According to recent sociological, psychological, and physical health studies, public health officials are beginning to identify the short-term and long-term effects of childhood trauma and traumic experiences can be as serious as the outbreak of a disease, such as influenza or Hepatitis A. In fact, the scientific and sociological evidence is so overwhelming, that public health officials are considering constructing awareness campaigns and mass educational communication to help alert the public about the negative health effects of childhood traumatic experiences–as well as understand what a traumatic event is, the effects on the brain, nervous system, and entire body, as well as what to do if someone suffers from a traumatic event
There are multiple longitudinal research studies which illustrate that childhood traumatic experiences directly correlate with increased mental illness, addiction issues, and physical health problems in adulthood. Recently, a study was conducted in western North Carolina, entitled “The Great Smoky Mountains Study.” It was a longitudinal study that followed the children over a 22-year period. Out of the 1,420 children observed, 31% had experienced one traumatic event, 22.5% had experienced two traumatic events, and 14.8% had experienced three or more traumatic events. The traumatic events recorded included life-threatening injuries, sexual and/or physical abuse, or witnessing or hearing about a loved one’s own traumatic experience, and more.
The results of the study established that those with histories of trauma, were 1.5 times more likely to have psychiatric problems as well as family instability and dysfunction in adulthood. Adding to that, they were also 1.3 times more likely to be poor as adults (low socioeconomic status) than those who did not experience trauma in their childhood. In addition, they were also 1.2 times more likely to develop depression or a substance use disorder. The participants who had experienced childhood trauma were also more likely to participate in risky behaviors, violent relationships, have problems making friends, to experience physical health problems, and to struggle financially. In addition, the more traumatic events they experienced as a child, the more likely they were to have long-term problems (such as those listed above) throughout adulthood.
The SUPPORT for Patients and Communities Act is a bill that just passed recently that is a step in the right direction. This act includes addressing the opioid overuse and addiction epidemic and recognizes the link between childhood trauma and substance use. Although this is a great start, there is plenty more to be done. For instance, we need to not only educate the general population and parents about how to help those who have experienced a traumatic event (early intervention is a key component to reducing long-term issues) education, there is a need for evidence-based trauma therapies to be taught and proliferated among doctors, nurses, counselors, social workers, and marriage and family therapists. Furthermore, daycares and schools across the country need trauma-informed education as well as techniques that they can apply to children, or at least the education to make an appropriate referral. Unfortunately, most of the evidence resulting from the research on trauma and childhood-trauma was not completed before 2010. Therefore, there were many professionals who received their higher education before such studies were considered definitive and as a results there are clinicians, counselors, doctors, nurses, schools and whole systems of medicine and social services in our community right now who do not recognize the effects of trauma, nor do they have the training or tools to treat it effectively.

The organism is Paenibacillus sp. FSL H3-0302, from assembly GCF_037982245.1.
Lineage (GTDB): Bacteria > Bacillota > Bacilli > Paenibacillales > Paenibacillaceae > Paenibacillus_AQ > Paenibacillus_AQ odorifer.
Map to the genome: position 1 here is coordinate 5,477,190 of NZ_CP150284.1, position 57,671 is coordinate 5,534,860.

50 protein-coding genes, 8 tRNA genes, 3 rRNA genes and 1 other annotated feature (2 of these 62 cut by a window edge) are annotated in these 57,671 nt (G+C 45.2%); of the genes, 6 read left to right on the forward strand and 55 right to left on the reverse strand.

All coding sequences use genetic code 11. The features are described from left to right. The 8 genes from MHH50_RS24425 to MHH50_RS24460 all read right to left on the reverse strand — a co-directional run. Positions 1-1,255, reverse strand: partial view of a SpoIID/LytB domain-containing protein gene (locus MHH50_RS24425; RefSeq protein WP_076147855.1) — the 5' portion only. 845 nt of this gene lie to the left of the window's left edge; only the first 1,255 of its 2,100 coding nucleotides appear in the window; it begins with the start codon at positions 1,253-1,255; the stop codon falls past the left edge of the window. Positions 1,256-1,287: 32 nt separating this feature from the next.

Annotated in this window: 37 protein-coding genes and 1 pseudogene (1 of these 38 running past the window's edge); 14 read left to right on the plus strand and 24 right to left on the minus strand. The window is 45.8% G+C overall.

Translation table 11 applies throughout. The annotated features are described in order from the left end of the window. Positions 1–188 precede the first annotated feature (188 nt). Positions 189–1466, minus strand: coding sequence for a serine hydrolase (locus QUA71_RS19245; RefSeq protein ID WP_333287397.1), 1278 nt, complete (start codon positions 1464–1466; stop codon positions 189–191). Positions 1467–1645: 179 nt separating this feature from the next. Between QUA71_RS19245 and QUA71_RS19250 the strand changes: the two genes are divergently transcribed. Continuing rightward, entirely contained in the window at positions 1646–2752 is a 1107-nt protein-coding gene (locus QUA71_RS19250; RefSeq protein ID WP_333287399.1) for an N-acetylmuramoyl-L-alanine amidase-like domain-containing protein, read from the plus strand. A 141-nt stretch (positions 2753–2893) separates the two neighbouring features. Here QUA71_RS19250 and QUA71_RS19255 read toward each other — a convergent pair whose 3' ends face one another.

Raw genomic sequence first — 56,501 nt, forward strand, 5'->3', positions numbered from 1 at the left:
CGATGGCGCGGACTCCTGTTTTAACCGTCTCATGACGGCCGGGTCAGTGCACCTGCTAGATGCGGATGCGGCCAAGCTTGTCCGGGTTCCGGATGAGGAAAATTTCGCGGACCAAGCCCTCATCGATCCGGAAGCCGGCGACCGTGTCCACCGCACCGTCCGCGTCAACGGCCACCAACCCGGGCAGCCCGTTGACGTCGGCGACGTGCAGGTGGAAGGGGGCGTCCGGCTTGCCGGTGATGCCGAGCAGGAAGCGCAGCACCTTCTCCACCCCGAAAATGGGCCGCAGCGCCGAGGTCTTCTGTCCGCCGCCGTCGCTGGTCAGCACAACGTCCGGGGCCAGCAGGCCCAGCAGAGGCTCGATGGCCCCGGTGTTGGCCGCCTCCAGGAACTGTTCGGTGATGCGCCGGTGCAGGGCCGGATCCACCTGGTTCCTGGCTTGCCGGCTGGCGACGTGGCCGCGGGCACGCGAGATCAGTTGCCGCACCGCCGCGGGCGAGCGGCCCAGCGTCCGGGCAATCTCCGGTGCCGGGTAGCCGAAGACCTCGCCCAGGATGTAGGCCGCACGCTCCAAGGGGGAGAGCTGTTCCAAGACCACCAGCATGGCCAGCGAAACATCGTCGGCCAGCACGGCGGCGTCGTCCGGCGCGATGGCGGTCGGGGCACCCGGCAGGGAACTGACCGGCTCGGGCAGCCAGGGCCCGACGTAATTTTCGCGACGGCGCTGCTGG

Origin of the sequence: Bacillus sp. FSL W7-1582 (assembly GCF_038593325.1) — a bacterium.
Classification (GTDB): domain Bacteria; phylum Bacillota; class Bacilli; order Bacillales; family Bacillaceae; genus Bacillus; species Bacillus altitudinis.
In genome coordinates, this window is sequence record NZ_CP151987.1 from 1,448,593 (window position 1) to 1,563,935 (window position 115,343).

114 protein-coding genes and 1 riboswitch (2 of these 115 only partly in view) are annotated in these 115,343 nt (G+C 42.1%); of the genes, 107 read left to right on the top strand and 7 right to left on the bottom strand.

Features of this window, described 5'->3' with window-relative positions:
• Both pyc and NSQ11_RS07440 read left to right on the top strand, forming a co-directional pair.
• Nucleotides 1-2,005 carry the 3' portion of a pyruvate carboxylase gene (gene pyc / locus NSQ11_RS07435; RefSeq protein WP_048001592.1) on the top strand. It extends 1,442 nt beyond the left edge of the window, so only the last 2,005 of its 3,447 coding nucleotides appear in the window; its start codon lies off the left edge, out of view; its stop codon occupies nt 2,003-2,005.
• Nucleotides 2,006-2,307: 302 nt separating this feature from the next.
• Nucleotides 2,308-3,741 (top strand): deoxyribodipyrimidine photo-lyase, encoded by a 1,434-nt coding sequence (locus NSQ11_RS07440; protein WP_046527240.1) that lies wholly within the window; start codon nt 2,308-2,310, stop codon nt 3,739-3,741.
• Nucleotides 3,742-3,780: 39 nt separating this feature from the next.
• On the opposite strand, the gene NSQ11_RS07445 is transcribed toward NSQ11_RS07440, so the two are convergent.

At Health for Life Grand Rapids, we are proud to provide Trauma-Informed Counseling together with Trauma-Specific Interventions to the Grand Rapids, MI community, through our new treatment wing: The Trauma-Informed Counseling Center of West Michigan. To learn more, call 616-200-4433 or schedule a visit with one of our trauma-informed clinicians today.
Should Childhood Trauma Be Treated As A Public Health Crisis? National Public Radio.
Childhood Experiences (ACEs) https://www.cdc.gov/violenceprevention/acestudy/index.html *